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:mod:`dis` --- Disassembler for Python byte code

The :mod:`dis` module supports the analysis of Python byte code by disassembling it. Since there is no Python assembler, this module defines the Python assembly language. The Python byte code which this module takes as an input is defined in the file :file:`Include/opcode.h` and used by the compiler and the interpreter.

Example: Given the function :func:`myfunc`:

def myfunc(alist):
    return len(alist)

the following command can be used to get the disassembly of :func:`myfunc`:

>>> dis.dis(myfunc)
  2           0 LOAD_GLOBAL              0 (len)
              3 LOAD_FAST                0 (alist)
              6 CALL_FUNCTION            1
              9 RETURN_VALUE

(The "2" is a line number).

The :mod:`dis` module defines the following functions and constants:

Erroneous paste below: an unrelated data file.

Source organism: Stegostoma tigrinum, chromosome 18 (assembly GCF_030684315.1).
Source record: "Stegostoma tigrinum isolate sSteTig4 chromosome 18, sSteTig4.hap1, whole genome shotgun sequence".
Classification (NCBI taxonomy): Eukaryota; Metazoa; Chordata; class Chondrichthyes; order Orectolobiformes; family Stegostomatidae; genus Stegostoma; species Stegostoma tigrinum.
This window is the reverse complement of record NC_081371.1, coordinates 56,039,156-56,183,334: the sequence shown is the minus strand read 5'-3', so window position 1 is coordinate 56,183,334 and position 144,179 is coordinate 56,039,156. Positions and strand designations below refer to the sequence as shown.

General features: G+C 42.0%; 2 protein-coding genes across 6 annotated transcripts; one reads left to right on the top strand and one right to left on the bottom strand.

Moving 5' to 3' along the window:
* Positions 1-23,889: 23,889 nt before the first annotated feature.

1. the line number, for the first instruction of each line

  2. the current instruction, indicated as -->,

  3. a labelled instruction, indicated with >>,

  4. the address of the instruction,

  5. the operation code name,

  6. operation parameters, and

  7. interpretation of the parameters in parentheses.

    The parameter interpretation recognizes local and global variable names, constant values, branch targets, and compare operators.

Python Byte Code Instructions

The Python compiler currently generates the following byte code instructions.

Unary Operations take the top of the stack, apply the operation, and push the result back on the stack.

Binary operations remove the top of the stack (TOS) and the second top-most stack item (TOS1) from the stack. They perform the operation, and put the result back on the stack.

In-place operations are like binary operations, in that they remove TOS and TOS1, and push the result back on the stack, but the operation is done in-place when TOS1 supports it, and the resulting TOS may be (but does not have to be) the original TOS1.

The slice opcodes take up to three parameters.

Slice assignment needs even an additional parameter. As any statement, they put nothing on the stack.

Miscellaneous opcodes.

All of the following opcodes expect arguments. An argument is two bytes, with the more significant byte last.